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The Impaler's Wife by Autumn Bardot

The audiobook of The Impaler’s Wife by Autumn Bardot has been a delight to listen to. I have had the great fortune to savour this book in audio format and would like to first express my appreciation on the professionalism of the narrator, the great delivery and performance and what sounds to me – as someone not skilled in Eastern European languages – as probably a native or close to native pronunciation of names and words or phrases that were expressed in those languages.

I am not sure what I expected but this book exceeded all my expectations and preconceptions. To start out with, I have to say that I have not had any historical knowledge prior to reading this book of Prince Dracula whom I have only known of in the context of fictional vampire stories, originally penned by Bram Stoker.

I have been assured by my Romanian friend, none other than the amazing internationally renowned book blogger The Magic Book Corner, I asked for a recommendation on a historical novel on that wider area that the author has kept closely to historical facts in her narrative. The main characters of Vlad Dracula and his wife Ilona both go through an inner and outer transformation and development in an arc that is both relatable and impressive, in both their positive and negative personality traits, as is human nature in the face of violence, betrayal, war and infliction of pain and torture all being part of daily life.

Vlad Dracula was called “The Impaler” because he left entire fields full of impaled men, women and children. He had learned this form of torturous execution by the very person he had dedicated his life battling against, the cruel sultan he had been a captive of in his youth, and made an artform of it. Although this sounds very cruel, he has at the same time been a great scholar and a leader devoted to the wellbeing of his people.

When he meets Ilona, he is at first intended to marry her sister but he prefers the darker Ilona, both in colouring and in character. At this time, Ilona does not yet suspect the existence of this darker side of her nature herself, although we are given hints as clues to what is to come. At that time, she enjoys battling her wit against Dracula in light banter, trying to impress him. But as time goes on and she lives with this troubled and traumatised, also cruel and genius husband, she is schooled further in the arts of diplomacy and strategy but also through factors that include parts of her husband’s nature, the environment she constantly finds herself in, the people she is surrounded with, and her obsession with her husband’s sexuality and the pleasure it gives her.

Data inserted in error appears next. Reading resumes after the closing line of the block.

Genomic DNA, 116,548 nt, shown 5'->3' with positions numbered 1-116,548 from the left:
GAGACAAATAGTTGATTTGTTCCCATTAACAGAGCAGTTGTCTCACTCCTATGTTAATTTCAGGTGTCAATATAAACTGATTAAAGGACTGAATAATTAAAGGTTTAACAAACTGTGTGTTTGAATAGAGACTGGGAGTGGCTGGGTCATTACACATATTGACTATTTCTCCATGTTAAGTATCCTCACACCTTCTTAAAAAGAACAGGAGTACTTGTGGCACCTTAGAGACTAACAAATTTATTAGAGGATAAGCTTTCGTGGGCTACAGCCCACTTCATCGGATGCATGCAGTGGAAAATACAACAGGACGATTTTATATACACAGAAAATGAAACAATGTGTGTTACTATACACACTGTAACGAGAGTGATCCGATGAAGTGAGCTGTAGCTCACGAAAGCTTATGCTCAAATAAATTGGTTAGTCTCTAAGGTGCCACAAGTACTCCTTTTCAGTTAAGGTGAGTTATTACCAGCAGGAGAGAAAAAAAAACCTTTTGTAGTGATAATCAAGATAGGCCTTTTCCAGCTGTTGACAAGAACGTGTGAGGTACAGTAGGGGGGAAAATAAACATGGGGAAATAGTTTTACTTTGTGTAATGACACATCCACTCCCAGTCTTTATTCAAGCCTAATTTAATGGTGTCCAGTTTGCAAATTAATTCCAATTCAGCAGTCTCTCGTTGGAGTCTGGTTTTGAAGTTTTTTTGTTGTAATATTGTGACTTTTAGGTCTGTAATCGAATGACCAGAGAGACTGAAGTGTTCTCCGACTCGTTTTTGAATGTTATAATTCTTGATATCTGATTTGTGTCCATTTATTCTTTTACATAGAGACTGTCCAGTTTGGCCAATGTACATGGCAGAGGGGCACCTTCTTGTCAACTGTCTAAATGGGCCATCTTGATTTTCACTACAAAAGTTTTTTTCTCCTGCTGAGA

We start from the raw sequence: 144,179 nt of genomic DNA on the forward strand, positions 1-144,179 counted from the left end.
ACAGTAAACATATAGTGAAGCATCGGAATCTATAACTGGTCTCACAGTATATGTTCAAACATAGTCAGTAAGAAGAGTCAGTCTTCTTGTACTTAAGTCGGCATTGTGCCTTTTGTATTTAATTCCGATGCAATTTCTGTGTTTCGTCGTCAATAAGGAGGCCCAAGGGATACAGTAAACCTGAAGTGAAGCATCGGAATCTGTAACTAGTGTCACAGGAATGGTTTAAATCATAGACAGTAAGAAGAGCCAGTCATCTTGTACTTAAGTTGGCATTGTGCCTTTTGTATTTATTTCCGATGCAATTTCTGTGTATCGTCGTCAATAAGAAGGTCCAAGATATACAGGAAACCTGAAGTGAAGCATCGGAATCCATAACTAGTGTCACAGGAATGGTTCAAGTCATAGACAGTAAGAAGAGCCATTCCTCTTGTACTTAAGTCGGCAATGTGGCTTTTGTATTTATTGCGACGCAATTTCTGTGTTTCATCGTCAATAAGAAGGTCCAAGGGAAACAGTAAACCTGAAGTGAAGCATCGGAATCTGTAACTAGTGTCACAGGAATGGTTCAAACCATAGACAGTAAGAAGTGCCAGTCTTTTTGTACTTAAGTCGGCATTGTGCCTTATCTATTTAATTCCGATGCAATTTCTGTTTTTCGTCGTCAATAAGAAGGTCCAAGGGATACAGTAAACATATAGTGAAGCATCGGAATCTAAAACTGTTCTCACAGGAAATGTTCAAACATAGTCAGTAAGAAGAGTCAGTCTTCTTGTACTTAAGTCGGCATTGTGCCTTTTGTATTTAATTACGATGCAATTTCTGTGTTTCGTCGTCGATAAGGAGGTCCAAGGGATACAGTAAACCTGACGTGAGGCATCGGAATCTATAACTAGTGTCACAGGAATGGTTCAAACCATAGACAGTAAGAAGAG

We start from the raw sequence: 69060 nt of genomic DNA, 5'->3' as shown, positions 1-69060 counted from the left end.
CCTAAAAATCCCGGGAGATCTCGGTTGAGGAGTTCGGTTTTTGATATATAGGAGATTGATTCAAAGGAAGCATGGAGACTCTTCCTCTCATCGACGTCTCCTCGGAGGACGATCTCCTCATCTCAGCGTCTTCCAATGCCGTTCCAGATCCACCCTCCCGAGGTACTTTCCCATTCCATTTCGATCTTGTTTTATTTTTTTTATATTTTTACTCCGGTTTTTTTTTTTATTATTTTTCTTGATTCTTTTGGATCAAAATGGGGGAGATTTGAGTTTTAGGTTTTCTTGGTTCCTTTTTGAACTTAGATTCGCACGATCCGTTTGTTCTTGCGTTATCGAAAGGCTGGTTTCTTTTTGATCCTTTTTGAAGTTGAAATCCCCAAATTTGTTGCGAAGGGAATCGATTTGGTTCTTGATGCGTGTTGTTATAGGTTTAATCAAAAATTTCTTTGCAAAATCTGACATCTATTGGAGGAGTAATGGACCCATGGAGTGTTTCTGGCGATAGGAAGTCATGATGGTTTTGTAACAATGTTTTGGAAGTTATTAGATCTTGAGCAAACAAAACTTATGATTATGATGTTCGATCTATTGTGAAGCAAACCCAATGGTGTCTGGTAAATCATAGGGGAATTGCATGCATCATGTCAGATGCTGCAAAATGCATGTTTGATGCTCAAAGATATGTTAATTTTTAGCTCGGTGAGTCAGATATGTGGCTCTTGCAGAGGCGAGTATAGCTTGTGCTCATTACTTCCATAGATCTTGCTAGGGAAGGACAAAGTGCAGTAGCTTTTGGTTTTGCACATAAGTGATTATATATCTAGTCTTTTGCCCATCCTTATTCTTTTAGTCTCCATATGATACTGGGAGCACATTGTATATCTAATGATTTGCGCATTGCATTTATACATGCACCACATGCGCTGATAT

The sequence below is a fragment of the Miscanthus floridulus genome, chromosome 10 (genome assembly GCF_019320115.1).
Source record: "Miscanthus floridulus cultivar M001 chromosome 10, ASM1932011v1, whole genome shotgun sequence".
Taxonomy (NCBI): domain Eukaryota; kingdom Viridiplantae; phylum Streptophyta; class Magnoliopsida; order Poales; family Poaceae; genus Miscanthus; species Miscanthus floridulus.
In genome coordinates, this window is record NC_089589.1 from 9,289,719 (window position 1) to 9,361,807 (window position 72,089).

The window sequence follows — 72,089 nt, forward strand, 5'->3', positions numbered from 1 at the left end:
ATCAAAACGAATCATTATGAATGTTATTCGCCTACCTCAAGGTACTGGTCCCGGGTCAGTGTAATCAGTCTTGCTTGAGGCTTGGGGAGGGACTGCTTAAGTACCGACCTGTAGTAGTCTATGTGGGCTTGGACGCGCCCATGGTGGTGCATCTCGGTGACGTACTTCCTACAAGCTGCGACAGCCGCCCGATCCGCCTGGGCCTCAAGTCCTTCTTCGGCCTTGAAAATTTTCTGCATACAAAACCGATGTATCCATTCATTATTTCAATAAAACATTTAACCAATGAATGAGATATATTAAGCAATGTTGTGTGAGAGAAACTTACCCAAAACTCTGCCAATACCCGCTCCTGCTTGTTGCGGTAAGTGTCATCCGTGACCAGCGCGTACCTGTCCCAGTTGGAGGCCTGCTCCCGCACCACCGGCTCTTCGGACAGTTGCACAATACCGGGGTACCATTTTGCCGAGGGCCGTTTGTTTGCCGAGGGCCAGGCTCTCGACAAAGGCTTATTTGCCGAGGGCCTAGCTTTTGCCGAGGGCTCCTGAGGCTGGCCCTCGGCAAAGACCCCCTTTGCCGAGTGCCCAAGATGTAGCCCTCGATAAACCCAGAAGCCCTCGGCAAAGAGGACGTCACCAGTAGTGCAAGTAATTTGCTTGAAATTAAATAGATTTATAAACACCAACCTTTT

She finds herself slowly stepping out of her comfort zone and thus, discovering and embracing her darker side. Their sexual practices, explicitly described, grow over time more into what would be in modern times classified as BDSM. This may also be the reason why some have nicknamed this book “50 Shades of Romania”, but however explicitly these scenes are described, they are not meant to sexually arouse the reader but serve to further impress upon him Ilona’s and Vlad’s relationship becoming closer, rawer, more honest and darker in their love, devotion and sexuality. These scenes are written with a view to character development and giving the reader an insight into the psychological aspects of Ilona and her husband and their relationship with each other, they are not designed to sexually arouse the reader as is the focus of explicit scenes in romance novels.

In this way, first driven by her fear to lose her husband’s interest, Ilona discovers her love for pain, power and punishment, both in terms of sexuality but also in dishing it out to other people. On the few occasions she exerts blatant verbal or physical violence against others, she finds pleasure in the deed and is almost surprised by it, yet embraces this aspect of her own character without much hesitation.

I have listened to probably most of the chapters twice. Not because I was confused and unable to follow the plot but because I was so moved by the beauty and eloquence of the narrative that I felt the need to revisit and savour it one more time. Throughout the book, the arc of Ilona’s character development, as well as that of her husband, are exceptionally outlined, deep in psychological details and cleverly written in the most singularly unique style that has given me pleasure, both in the language used, as well as the intricacies of the development of the plot and the characters. I absolutely loved it!

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About Autumn Bardot

Autumn Bardot is the author of stories about fearless women and dangerous passions. She writes historical fiction, historical erotica, and contemporary fantasy. Her 4-book urban fantasy series is written under the pen name LZ Marie.

Autumn is hosting two different workshops at the 2021 Historical Novel Society conference. She’s a regular on library panels, was a guest on several national podcasts, and has an article on writing erotica in

She’s a wife, mom, grandma, and teacher. Because that doesn’t keep her busy enough, she has a YouTube channel and podcast for new writers with lots of writing tips, author tools, and inspiration.

Autumn writes best at home in her sunny Southern California backyard and while vacationing at the beach. She bakes great chocolate chip cookies, drinks too much coffee, buys too many shoes, and loves to write stories about courageous but flawed women who succeed despite the odds. And she always spices it with a healthy dollop of romance!

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